What's a young attorney who works for a large, money-hungry law firm to do when she wants to audition for the Bar Stools?

Hope for a fairy godmother.

While art may not strictly imitate life, Brooke Say, an attorney with Stock and Leader, is hoping not only to perform in the York County Bar Foundation's Bar Stools but also work for her Prince Charming law firm as she plays the title character in "CinderLawyer."

The musical, written, produced and directed by CGA attorney Tom O'Shea, begins its three-night run at York Little Theatre in Spring Garden Township tonight.

With nearly 50 law professionals taking part, the musical pokes fun at those who practice law in York County.

"We're making fun of ourselves and we're not taking ourselves too seriously," O'Shea said.

Proceeds from ticket sales benefit the York Little Theatre and the foundation, which works to provide legal services to the disadvantaged.

New tale: "CinderLawyer" is a spoof of the Charles Perrault fairy tale "Cinderella" but has a spin of its own.

In this tale, the evil stepmother is a fictional Philadelphia-based law firm Greed, Schmidt, Claw and McPay, which opens a branch in York and hires the young Cinder

Lawyer.

Prince Charming is the law office every budding attorney wants to work for, Prince Charming and Associates.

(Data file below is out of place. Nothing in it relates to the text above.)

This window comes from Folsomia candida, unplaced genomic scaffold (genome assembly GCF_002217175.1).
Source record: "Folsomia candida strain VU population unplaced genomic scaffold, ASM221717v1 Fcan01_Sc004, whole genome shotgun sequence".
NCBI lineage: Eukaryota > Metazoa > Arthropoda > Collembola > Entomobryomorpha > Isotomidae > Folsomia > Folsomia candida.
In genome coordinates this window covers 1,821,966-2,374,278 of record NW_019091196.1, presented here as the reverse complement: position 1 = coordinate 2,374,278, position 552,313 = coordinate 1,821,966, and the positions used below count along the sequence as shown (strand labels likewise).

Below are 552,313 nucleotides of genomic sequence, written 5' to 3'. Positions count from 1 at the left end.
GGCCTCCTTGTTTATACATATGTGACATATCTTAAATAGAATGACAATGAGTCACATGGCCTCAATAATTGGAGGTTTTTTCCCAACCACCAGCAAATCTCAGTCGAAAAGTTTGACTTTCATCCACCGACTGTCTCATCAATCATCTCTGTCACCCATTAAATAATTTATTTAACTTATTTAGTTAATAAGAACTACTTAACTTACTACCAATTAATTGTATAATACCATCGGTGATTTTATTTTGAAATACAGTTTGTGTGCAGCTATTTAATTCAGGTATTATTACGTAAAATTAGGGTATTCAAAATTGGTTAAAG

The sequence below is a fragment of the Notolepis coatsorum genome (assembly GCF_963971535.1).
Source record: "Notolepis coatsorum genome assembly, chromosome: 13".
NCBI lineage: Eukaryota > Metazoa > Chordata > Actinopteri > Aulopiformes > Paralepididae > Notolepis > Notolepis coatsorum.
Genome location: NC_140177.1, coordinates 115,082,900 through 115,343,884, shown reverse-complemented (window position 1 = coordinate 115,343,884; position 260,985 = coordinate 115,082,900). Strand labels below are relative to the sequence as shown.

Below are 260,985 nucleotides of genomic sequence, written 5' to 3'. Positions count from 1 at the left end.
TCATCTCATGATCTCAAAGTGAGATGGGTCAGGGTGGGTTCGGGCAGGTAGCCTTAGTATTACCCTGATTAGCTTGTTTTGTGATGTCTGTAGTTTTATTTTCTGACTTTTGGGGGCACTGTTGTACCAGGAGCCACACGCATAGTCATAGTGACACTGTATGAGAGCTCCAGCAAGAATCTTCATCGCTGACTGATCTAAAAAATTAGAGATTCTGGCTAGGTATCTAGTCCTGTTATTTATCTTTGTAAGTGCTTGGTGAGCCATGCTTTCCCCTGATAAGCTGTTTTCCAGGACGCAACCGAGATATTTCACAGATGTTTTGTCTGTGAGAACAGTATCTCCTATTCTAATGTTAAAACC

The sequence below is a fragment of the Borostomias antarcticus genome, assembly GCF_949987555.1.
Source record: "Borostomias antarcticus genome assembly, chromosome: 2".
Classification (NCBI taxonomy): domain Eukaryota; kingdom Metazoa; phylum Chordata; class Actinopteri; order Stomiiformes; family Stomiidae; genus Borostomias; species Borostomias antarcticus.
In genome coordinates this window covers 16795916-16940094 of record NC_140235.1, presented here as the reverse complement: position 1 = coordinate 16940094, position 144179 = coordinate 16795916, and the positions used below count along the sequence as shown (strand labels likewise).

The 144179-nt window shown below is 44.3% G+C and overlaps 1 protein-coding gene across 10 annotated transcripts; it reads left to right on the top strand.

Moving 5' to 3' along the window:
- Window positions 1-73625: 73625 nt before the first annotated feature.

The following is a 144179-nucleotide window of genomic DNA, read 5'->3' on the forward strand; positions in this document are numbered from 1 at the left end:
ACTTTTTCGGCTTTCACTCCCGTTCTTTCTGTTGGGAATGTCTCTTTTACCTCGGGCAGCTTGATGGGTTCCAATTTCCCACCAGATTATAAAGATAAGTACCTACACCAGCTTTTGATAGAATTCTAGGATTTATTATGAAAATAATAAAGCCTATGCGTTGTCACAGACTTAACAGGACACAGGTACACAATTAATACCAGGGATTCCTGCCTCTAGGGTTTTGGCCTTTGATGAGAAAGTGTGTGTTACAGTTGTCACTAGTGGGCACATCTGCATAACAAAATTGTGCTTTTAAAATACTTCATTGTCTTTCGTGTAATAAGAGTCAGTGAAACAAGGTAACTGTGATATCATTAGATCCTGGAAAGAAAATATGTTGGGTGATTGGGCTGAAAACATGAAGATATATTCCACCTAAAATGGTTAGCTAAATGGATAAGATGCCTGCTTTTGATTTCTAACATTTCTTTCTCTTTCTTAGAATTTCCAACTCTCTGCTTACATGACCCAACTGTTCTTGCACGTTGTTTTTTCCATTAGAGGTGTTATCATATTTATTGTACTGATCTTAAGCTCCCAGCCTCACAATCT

A subplot in the musical has O'Shea storming off the stage after a dispute with the actors, leaving York County District Attorney Tom Kearney, bar foundation president Suzanne Griest and attorney Dan Fennick to run the show until O'Shea retakes the reins.

The audience will hear moonlighting actors perform satirical renditions of songs ranging from Broadway show tunes to pop music like "Call Me Maybe," O'Shea said.

Acting on stage is a mix of defense attorneys, prosecutors, civil attorneys, judges and others who work in the law profession.

"It's so neat to have an opportunity to mingle with lawyers you don't normally see," Griest said.

The entire musical came together in a little more than a week with actors taking part in their first rehearsal earlier this week and performing in their first show by the end of the week.

"It's amazing what they can do in a week," O'Shea said.

Dedicated: The first Bar Stools was performed in 1999, and a number of lawyers return year after year to take part, Griest said.

However, one noticeable face is missing from the musical. York County Common Pleas Judge Chuck Patterson took part in nearly every performance until he died of a heart attack in 2011.

This year's shows are dedicated to him.

"He was one of the better actors," O'Shea said of Patterson.

-- Reach Greg Gross at ggross@yorkdispatch.com.